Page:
March 22, 2013
Distance: 74 miles on the bus 35 miles on the bikes
We woke up early, checked out of the hotel room, loaded up the bikes and had breakfast. It was a couple of days ride to the Chinese border and I wasn’t in the best condition to ride the pass on the way. We decided to take a bus to give me a little more time to rest. We rode over to the bus station where Chandler searched for some snacks while I guarded the bikes. When the bus finally pulled into the station, we were prepared to battle with the driver to get our bikes on the bus. The driver barely gave us a second look before nodding yes and climbing on the roof to stow them away.
We found seats and waited while the bus slowly filled up. Eventually, one other westerner and about 20 Lao and Chinese loaded up. The bus wasn’t packed so Chan and I each took a seat on either side of the aisle instead of cramming together. Chan bought some dumplings from a guy through the bus window. Finally, the bus started up and we pulled out of the station. After making a few stops in around town, we headed out of town. As the bus picked up speed, it began to shake and bounce, but settled down when we hit a certain speed.
The landscape was beautiful as we flew through the countryside. I began to think we had made a mistake by busing it to the Chinese border. However, once we began up the pass, Chandler and I both noticed that while the asphalt looked good, there was absolutely no shoulder and the road was very winding. I was back to being happy we hitched a ride.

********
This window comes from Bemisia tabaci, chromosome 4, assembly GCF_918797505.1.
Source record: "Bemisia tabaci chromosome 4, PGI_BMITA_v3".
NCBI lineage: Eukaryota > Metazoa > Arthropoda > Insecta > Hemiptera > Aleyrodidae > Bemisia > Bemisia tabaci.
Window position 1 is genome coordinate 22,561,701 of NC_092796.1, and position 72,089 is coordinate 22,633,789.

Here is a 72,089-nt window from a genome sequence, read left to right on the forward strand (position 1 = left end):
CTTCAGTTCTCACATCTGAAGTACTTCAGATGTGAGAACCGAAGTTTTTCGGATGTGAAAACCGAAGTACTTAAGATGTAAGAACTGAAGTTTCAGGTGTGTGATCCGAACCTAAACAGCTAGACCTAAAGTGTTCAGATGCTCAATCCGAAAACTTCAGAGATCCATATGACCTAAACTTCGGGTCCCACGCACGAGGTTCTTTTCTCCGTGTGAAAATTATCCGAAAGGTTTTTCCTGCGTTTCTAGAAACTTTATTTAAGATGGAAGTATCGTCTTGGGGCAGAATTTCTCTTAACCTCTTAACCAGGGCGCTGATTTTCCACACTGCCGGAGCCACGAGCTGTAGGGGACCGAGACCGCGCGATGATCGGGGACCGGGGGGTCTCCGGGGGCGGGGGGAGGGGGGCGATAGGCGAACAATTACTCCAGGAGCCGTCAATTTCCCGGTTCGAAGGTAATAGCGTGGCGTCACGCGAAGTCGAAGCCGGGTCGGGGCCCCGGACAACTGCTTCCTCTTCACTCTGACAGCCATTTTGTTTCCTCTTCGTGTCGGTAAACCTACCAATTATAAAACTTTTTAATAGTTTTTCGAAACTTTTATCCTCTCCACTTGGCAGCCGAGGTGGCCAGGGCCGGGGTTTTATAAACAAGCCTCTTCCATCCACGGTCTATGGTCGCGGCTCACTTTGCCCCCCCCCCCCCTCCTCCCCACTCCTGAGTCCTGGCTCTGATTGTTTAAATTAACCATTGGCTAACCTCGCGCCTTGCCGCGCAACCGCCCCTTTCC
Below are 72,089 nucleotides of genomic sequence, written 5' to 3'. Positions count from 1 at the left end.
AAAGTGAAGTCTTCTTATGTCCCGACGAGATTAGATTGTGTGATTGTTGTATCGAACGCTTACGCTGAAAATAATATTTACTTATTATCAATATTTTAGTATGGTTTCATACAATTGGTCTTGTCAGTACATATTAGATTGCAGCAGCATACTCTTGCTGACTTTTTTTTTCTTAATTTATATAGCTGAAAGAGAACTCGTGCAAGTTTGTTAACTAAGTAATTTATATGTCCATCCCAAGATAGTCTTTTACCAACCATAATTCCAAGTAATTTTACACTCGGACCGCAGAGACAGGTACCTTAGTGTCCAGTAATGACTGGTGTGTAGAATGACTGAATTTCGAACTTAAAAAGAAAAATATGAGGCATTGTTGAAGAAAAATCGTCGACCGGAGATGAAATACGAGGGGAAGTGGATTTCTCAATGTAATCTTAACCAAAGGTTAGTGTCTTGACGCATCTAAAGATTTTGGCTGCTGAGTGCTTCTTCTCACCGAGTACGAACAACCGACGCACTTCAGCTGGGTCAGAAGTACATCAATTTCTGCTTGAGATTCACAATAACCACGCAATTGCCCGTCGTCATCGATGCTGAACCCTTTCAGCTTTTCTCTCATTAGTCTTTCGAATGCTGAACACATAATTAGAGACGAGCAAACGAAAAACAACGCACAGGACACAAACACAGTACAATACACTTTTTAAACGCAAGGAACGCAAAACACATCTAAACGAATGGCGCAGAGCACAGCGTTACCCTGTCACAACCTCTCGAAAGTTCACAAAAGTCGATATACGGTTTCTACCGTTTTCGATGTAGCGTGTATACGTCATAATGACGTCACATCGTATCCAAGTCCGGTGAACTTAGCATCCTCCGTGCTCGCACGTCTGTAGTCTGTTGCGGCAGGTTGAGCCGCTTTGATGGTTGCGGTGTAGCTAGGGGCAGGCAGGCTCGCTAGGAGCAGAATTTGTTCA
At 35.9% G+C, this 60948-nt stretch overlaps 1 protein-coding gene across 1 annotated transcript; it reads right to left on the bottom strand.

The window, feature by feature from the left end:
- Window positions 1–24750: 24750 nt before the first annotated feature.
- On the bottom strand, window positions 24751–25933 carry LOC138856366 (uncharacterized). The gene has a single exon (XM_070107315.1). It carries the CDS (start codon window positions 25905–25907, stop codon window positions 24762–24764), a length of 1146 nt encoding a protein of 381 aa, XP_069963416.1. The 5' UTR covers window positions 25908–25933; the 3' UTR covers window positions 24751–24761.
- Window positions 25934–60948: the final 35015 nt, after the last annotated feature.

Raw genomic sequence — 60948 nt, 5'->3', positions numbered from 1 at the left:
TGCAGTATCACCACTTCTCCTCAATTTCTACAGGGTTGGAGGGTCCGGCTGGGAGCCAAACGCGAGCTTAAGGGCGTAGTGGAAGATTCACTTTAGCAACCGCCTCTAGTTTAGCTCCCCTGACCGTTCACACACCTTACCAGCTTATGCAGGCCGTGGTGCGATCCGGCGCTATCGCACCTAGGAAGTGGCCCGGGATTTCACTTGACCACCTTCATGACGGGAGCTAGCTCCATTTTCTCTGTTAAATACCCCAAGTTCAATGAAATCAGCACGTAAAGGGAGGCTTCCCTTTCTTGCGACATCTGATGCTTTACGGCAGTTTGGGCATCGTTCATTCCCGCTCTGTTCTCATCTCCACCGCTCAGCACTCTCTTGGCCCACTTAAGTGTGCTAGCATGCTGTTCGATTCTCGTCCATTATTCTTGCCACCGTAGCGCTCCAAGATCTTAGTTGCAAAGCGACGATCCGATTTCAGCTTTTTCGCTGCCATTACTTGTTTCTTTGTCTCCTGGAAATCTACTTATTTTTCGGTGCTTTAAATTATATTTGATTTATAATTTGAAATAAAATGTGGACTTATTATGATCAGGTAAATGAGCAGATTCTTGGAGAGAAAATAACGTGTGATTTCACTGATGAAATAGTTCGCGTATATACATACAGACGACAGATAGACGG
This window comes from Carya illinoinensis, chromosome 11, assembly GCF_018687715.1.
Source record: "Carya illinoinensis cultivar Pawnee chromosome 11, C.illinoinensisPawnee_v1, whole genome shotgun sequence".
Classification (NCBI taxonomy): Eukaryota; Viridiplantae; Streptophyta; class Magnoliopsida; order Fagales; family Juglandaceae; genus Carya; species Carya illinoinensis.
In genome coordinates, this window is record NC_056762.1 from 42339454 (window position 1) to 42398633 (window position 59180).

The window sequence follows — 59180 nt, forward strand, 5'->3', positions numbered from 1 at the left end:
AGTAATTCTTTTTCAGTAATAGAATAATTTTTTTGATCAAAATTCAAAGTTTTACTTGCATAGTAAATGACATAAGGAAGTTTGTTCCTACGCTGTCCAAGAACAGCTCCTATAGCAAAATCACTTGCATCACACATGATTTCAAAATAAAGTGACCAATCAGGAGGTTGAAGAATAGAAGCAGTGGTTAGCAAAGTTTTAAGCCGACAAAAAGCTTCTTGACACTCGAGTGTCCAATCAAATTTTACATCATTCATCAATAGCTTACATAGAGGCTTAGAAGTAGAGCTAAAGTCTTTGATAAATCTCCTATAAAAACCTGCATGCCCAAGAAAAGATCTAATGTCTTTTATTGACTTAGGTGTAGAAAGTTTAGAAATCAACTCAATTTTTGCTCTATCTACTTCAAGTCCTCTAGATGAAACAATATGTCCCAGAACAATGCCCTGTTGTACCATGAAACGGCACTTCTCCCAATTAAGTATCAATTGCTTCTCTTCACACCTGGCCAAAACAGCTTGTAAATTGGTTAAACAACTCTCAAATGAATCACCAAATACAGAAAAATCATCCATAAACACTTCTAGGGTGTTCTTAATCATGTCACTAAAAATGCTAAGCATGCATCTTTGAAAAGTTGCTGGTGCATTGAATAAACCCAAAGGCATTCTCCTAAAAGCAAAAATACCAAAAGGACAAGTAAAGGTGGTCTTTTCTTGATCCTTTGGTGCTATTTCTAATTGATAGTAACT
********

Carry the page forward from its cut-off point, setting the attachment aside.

After a little while I was starting to feel a little carsick but munched on bread and stared at the mountains in the distance. This approach worked well for me, but the little girl in front of me did not follow the same approach and soon enough she was puking. A large supply of red plastic bags was tied to a metal pole near the front of the bus, which we realized were there for just for this sort of thing. The girl set off a chain reaction because after she threw up, the girl behind Chandler frantically tapped him on the shoulder and motioned that she needed a bag. Then the guy in front of me, next to the original puking girl leaned out the window. The crowning moment was when the little boy directly in front of Chandler vomited all over his mother, their seat and the aisle floor, which caused his mother to start puking. We were officially in the Barfmuda Triangle. The whole situation was completely ridiculous, there was nothing to do but laugh.
When we made it over the pass, the vomiting stopped and we were able to “enjoy” the remainder of the ride. The bus arrived at the border a little before noon and everyone unloaded to get stamped through. We got stamped out of Laos and rode our bikes to the immigrations building on the Chinese side. Chandler guarded the bikes and declined the aggressive offers of the horde of money changer ladies while I got stamped into China. The process was easy and straightforward. The guard looked through my passport, scanned it and typed some stuff into his computer before stamping it and returning it to me. I then walked out through the door into China. Without my bike. I had to go to the road crossing gate to get back to Chandler and the bikes, but a guard with excellent English immediately came over to help. I went back to Laos and guarded the bikes while Chandler got stamped through. Then he came back and we rode back into China together. It was a little confusing but the whole ordeal only took about 30 minutes and was really pretty simple.